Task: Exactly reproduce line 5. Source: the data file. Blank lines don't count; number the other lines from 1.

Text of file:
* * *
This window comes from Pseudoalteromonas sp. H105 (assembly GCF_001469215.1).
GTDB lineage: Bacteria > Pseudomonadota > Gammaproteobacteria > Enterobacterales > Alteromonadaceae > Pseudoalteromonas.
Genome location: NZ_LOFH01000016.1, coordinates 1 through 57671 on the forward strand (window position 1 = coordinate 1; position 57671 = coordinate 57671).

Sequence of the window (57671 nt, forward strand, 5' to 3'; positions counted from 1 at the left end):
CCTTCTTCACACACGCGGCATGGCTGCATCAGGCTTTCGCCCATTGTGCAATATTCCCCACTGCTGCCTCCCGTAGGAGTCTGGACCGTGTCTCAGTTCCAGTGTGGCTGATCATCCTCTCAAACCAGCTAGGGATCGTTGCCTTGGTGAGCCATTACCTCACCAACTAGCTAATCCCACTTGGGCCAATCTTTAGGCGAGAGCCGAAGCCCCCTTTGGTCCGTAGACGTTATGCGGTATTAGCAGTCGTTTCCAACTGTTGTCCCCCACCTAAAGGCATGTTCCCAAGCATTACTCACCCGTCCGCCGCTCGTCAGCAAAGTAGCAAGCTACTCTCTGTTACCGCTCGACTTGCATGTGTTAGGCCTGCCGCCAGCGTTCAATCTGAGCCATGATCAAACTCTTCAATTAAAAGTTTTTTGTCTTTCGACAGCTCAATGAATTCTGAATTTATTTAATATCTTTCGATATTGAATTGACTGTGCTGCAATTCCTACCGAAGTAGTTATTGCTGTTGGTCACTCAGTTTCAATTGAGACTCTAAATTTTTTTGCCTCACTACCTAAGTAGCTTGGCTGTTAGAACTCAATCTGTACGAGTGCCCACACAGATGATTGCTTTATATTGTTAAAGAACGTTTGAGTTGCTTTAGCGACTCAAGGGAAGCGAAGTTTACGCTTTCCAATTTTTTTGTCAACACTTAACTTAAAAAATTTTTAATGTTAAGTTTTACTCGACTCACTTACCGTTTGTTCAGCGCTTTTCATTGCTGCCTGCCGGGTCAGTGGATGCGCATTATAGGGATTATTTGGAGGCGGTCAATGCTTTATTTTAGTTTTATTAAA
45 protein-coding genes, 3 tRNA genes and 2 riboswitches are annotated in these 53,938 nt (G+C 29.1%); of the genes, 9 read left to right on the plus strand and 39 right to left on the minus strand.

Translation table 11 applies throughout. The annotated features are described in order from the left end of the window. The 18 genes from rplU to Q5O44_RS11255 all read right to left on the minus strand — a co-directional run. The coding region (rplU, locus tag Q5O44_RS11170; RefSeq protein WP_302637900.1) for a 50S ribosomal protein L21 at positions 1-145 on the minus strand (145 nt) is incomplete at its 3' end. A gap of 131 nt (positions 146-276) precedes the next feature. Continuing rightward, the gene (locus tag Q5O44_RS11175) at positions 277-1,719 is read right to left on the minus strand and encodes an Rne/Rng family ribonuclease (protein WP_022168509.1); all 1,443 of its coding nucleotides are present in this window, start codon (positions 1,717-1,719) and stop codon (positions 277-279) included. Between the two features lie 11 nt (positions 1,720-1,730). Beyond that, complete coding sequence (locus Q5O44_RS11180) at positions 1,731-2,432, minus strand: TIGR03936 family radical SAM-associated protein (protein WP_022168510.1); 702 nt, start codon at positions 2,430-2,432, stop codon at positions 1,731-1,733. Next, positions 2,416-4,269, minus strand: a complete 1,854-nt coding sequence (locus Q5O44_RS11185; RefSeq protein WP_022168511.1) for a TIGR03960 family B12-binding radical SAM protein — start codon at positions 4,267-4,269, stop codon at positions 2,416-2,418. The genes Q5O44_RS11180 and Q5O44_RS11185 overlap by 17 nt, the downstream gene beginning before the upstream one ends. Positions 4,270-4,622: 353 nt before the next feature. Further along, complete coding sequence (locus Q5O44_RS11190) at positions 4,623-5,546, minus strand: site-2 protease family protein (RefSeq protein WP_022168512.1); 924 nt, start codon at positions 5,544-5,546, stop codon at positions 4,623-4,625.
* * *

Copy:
CCTTCTTCACACACGCGGCATGGCTGCATCAGGCTTTCGCCCATTGTGCAATATTCCCCACTGCTGCCTCCCGTAGGAGTCTGGACCGTGTCTCAGTTCCAGTGTGGCTGATCATCCTCTCAAACCAGCTAGGGATCGTTGCCTTGGTGAGCCATTACCTCACCAACTAGCTAATCCCACTTGGGCCAATCTTTAGGCGAGAGCCGAAGCCCCCTTTGGTCCGTAGACGTTATGCGGTATTAGCAGTCGTTTCCAACTGTTGTCCCCCACCTAAAGGCATGTTCCCAAGCATTACTCACCCGTCCGCCGCTCGTCAGCAAAGTAGCAAGCTACTCTCTGTTACCGCTCGACTTGCATGTGTTAGGCCTGCCGCCAGCGTTCAATCTGAGCCATGATCAAACTCTTCAATTAAAAGTTTTTTGTCTTTCGACAGCTCAATGAATTCTGAATTTATTTAATATCTTTCGATATTGAATTGACTGTGCTGCAATTCCTACCGAAGTAGTTATTGCTGTTGGTCACTCAGTTTCAATTGAGACTCTAAATTTTTTTGCCTCACTACCTAAGTAGCTTGGCTGTTAGAACTCAATCTGTACGAGTGCCCACACAGATGATTGCTTTATATTGTTAAAGAACGTTTGAGTTGCTTTAGCGACTCAAGGGAAGCGAAGTTTACGCTTTCCAATTTTTTTGTCAACACTTAACTTAAAAAATTTTTAATGTTAAGTTTTACTCGACTCACTTACCGTTTGTTCAGCGCTTTTCATTGCTGCCTGCCGGGTCAGTGGATGCGCATTATAGGGATTATTTGGAGGCGGTCAATGCTTTATTTTAGTTTTATTAAA